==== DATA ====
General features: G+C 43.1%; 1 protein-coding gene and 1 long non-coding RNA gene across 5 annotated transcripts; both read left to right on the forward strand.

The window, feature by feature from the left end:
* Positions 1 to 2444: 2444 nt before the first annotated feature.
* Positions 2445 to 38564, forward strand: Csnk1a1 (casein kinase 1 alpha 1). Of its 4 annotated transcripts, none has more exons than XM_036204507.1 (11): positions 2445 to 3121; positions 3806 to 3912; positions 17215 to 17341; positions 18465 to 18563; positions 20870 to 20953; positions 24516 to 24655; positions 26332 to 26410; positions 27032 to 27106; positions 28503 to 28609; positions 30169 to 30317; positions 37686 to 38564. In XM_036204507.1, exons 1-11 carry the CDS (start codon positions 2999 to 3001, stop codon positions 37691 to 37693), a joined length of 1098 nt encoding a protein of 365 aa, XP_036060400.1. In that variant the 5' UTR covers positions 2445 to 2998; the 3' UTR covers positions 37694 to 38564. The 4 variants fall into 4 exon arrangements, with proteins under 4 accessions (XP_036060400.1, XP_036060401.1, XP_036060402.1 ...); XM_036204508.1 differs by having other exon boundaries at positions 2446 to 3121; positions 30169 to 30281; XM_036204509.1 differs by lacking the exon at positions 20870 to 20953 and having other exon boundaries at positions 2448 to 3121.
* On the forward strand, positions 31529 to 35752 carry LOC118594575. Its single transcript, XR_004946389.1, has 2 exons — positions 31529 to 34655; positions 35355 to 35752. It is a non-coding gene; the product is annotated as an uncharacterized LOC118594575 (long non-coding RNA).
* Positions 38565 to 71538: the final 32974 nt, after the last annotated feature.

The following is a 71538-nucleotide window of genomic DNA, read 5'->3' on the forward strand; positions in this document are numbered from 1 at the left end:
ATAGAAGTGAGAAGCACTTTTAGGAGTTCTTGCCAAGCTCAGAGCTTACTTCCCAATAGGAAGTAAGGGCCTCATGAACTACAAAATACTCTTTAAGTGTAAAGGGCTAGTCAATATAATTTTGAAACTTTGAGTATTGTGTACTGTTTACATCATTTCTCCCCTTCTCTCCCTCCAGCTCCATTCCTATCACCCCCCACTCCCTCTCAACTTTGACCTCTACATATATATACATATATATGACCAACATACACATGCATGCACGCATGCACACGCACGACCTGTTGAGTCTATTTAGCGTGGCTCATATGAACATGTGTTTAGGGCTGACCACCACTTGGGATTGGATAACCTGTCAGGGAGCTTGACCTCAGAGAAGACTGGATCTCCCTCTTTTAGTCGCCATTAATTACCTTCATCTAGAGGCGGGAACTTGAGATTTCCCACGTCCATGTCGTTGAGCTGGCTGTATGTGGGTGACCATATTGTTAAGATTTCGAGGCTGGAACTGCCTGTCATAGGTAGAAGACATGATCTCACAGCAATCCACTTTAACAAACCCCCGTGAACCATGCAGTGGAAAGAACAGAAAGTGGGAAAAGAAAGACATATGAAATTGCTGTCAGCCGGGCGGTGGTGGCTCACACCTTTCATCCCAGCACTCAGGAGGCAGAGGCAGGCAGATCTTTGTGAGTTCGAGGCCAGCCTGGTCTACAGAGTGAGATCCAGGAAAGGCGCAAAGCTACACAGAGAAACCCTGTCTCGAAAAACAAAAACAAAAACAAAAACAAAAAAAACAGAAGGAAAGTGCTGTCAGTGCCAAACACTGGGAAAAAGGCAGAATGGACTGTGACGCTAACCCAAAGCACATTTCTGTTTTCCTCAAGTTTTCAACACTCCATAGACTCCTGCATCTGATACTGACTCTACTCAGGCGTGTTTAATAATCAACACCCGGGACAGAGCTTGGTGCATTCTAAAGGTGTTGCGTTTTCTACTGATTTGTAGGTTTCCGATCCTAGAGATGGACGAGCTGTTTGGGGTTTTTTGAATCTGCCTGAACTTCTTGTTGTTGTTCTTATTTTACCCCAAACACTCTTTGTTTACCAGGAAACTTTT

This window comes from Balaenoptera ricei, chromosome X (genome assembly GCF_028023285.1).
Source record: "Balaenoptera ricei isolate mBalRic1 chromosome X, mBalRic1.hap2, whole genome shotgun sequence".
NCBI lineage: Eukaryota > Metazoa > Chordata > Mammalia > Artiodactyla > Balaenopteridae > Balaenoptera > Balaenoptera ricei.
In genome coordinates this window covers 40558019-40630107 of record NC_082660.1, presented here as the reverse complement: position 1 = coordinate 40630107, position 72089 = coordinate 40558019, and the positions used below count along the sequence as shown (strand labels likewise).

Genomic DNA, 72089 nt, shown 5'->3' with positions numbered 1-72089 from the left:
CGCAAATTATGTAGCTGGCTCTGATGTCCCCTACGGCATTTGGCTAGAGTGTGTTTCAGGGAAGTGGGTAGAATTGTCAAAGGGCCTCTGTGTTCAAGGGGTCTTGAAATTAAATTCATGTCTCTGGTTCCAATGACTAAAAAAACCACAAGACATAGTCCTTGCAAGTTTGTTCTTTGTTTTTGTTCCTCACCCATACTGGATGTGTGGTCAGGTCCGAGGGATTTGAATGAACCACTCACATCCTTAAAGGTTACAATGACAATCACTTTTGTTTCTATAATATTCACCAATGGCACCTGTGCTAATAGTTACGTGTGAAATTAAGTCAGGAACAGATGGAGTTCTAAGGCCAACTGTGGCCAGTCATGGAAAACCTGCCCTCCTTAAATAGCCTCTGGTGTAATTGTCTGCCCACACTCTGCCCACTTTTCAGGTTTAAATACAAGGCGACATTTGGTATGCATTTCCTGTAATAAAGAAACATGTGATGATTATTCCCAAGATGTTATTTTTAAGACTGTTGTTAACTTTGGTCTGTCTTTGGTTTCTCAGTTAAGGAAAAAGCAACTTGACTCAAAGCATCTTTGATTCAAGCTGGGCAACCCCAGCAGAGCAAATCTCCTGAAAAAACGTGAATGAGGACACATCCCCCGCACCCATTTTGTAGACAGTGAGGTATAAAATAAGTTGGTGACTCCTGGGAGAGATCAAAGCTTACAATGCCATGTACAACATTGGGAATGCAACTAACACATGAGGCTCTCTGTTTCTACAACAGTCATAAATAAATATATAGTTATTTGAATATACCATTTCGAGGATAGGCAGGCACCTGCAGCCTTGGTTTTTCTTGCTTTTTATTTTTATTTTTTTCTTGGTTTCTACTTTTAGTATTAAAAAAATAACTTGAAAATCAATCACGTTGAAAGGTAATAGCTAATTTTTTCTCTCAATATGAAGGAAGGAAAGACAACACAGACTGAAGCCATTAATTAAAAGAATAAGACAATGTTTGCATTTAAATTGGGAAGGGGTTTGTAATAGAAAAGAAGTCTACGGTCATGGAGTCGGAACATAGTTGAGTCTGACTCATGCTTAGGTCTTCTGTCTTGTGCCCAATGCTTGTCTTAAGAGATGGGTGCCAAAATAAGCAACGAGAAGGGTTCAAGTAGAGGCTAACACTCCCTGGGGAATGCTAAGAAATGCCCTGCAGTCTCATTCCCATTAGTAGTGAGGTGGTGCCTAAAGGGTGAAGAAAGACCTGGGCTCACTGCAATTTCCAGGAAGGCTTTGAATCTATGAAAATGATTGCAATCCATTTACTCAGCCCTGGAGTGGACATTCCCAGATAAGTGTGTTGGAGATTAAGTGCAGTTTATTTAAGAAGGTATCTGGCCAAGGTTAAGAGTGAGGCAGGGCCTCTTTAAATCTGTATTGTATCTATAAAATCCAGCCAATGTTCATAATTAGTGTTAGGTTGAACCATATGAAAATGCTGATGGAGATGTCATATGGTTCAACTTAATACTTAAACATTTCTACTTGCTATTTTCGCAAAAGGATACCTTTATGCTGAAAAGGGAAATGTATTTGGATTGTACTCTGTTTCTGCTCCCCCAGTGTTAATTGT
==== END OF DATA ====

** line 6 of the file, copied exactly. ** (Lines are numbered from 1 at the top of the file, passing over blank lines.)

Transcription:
* Positions 38565 to 71538: the final 32974 nt, after the last annotated feature.